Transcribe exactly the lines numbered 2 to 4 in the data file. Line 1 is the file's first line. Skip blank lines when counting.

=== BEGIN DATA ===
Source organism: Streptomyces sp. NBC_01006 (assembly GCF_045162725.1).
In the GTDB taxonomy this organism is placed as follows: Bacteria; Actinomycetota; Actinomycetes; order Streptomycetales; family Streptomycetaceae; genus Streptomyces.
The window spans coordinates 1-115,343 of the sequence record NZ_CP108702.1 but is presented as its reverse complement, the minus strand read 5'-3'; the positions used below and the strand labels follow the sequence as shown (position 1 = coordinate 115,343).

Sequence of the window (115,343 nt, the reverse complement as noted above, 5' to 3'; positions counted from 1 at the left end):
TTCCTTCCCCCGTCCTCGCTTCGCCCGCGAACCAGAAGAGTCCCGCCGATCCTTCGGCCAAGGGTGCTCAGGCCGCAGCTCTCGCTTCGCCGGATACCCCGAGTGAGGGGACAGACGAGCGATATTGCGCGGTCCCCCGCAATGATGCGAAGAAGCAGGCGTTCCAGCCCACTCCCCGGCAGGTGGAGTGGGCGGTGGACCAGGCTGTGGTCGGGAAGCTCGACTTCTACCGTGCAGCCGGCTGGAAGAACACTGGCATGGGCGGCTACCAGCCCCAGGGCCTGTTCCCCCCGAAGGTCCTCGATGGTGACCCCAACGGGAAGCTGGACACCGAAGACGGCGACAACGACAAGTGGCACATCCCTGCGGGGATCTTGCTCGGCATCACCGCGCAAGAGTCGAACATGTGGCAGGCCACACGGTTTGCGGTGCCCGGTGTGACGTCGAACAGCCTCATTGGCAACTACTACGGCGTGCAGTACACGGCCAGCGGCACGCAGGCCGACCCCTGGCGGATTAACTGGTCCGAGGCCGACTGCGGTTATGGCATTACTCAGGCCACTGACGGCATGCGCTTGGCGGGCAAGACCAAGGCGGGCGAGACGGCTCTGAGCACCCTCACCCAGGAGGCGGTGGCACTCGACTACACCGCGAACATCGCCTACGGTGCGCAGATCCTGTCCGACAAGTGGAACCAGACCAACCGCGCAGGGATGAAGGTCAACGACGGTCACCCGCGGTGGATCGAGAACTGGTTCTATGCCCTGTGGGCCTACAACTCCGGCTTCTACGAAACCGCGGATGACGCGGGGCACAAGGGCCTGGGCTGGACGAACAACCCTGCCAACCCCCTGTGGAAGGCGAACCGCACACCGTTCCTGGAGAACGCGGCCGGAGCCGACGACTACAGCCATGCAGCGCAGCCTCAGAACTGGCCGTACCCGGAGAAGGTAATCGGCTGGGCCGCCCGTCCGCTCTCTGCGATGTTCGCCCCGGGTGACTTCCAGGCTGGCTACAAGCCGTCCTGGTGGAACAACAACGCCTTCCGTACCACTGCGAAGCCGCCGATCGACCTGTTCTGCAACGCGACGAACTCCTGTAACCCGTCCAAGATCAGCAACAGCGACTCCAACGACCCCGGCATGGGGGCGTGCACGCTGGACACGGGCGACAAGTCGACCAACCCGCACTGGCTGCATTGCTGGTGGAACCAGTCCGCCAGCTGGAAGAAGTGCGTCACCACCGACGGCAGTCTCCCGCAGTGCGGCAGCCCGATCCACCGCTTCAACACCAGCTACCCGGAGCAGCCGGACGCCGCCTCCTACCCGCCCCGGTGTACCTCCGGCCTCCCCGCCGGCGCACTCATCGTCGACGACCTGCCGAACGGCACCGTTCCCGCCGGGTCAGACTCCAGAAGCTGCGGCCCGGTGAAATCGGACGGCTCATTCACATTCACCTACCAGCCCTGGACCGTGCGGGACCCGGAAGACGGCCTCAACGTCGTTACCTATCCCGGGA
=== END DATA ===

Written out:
In the GTDB taxonomy this organism is placed as follows: Bacteria; Actinomycetota; Actinomycetes; order Streptomycetales; family Streptomycetaceae; genus Streptomyces.
The window spans coordinates 1-115,343 of the sequence record NZ_CP108702.1 but is presented as its reverse complement, the minus strand read 5'-3'; the positions used below and the strand labels follow the sequence as shown (position 1 = coordinate 115,343).

Sequence of the window (115,343 nt, the reverse complement as noted above, 5' to 3'; positions counted from 1 at the left end):